The key factors determining the oil markets are the EIA (American Energy Information Agency) and the Fed. The decisions will determine if the oil will break the resistance identified by the technical analysis and keep going up or it will rebound and go down again, as shown by a Saxo Bank report made by Ole Hansen, director for Commodities Strategy.
Brent crude oil and WTI take a short break while awaiting the weekly report on the Energy Information Administration’s, as well as the outcome of the Federal Reserve meeting. Although the fundraising remains strong due to limited stocks, a pattern of earnings has emerged after both contracts have returned to 50 percent of the October-December liquidation. At the same time, the psychological barriers of USD 70 per barrel for Brent and USD 60 per barrel for WTI have also attracted a certain amount of profit taking.
The sidelines of the US-China trade talks continue with some market disturbances that emerged after US officials said they were afraid of a rejection from China. The prospect of an agreement has been one of the key reasons for the continued market power since January. Although both presidents, for different reasons, are willing to conclude an agreement, the end result may not be strong enough to sustain the continuing appetite for risk.
This week’s inventory report of the American Petroleum Institute showed a new week with declining inventories for both crude oil and petroleum products. The drop of 2.1 million barrels of crude oil would be the second consecutive seasonal decline. Except for stock levels, the market will, as usual, closely follow foreign trade, but also the current level of refinery activity.
Turning the attention to the FOMC meeting, estimates of what Powell and the company will decide to do have become almost an inevitable conclusion – an evolution that could expose certain markets if they fail to get results on the three points highlighted above down:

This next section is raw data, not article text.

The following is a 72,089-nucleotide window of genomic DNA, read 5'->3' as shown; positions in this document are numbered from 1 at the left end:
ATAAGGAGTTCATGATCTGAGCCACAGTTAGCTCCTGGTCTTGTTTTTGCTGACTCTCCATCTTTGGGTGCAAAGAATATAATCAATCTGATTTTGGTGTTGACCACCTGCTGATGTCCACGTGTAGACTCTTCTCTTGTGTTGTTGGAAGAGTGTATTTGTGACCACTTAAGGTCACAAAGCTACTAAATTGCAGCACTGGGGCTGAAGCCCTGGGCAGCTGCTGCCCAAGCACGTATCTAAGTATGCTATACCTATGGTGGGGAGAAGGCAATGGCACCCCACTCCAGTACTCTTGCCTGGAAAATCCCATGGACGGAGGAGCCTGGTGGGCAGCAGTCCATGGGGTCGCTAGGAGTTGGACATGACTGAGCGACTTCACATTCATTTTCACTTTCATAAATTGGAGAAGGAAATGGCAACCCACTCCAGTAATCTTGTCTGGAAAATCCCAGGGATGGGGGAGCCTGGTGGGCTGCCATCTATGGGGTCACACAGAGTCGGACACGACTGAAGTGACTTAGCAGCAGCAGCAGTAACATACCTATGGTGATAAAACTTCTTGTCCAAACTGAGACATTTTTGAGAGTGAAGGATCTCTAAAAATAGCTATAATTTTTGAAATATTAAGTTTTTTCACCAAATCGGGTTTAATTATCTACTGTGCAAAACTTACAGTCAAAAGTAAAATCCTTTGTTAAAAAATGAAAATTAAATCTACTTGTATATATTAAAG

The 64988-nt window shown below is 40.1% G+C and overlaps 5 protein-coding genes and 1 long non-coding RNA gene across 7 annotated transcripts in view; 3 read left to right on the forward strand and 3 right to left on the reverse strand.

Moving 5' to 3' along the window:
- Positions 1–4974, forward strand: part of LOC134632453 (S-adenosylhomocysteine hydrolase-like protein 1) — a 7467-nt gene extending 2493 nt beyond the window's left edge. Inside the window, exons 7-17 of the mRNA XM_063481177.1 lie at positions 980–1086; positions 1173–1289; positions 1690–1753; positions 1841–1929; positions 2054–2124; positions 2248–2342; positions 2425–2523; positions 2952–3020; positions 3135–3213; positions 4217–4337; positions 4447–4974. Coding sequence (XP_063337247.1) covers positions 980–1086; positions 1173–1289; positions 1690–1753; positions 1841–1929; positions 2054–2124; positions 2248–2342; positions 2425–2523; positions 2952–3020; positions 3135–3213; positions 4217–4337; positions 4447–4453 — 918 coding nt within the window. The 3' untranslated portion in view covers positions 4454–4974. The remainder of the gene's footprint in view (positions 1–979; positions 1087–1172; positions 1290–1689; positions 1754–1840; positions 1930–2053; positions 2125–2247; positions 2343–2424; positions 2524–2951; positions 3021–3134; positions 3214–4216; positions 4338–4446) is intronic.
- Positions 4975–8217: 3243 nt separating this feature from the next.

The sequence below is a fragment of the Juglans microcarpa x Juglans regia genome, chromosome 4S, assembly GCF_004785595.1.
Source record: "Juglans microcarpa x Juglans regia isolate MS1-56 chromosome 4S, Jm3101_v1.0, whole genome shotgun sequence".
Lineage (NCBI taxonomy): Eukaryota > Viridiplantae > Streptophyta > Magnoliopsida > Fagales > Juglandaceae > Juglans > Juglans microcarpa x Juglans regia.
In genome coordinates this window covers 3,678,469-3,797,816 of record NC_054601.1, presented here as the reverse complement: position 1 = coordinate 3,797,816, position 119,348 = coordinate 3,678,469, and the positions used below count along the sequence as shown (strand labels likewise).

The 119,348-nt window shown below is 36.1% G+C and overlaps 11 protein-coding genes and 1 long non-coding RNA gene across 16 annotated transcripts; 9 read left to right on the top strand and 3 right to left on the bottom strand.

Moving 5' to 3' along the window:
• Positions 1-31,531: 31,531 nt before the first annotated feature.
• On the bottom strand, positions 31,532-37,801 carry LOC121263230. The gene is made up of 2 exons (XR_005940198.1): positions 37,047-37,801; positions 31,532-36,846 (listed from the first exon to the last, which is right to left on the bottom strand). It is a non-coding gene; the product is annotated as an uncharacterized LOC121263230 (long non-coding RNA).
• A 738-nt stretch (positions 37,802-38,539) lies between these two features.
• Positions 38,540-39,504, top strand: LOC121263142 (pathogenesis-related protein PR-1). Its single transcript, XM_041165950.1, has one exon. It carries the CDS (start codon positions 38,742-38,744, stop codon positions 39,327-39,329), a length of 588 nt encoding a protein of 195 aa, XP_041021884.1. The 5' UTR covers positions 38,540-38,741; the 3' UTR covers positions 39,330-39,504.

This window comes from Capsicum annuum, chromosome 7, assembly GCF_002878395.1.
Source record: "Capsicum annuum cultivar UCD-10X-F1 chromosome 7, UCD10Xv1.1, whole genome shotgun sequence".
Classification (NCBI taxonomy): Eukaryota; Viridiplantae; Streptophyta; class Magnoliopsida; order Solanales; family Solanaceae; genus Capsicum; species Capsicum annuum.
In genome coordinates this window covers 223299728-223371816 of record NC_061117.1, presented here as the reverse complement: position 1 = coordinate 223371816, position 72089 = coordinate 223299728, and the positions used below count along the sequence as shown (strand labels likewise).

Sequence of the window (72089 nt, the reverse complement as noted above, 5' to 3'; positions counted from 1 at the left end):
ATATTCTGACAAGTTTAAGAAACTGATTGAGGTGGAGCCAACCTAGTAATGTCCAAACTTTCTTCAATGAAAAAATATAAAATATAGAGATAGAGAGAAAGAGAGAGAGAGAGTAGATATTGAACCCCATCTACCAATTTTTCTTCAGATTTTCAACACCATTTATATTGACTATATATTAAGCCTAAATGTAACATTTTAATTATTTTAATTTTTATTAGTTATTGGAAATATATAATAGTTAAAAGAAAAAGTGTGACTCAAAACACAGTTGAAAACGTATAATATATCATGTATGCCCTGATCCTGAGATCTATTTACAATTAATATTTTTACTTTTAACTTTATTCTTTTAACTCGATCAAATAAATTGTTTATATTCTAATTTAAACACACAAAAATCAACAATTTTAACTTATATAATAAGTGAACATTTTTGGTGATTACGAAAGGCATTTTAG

- maintaining stable interest rates
- announcing the plans for the end of the asset run in its own balance sheet
- Declining estimates of the number of this year’s interest rate increases.
Anything but the reduction in estimates of the number of future interest increases from the two current ones will be considered as negative. Especially taking into account current market expectations (using Fed funds futures), which foresee an increase in the probability of a rate cut before the end of the year to 26 percent. However, the reduced stress in all global financial markets over the weeks of stock growth has probably reduced the FOMC’s desire to meet market expectations.
The current relationship between crude oil and Fed’s action and outlook is through its potential impact on stocks and the overall level of risk appetite, as well as the dollar’s reaction.
The WTI crude is trading for the first time in nine days after it has experienced resistance at USD 59.63 per barrel, a 50 percent recovery of the October-December liquidation. If the US Federal Reserve fails to meet the conciliatory expectations, there could be a new pattern of profit taking.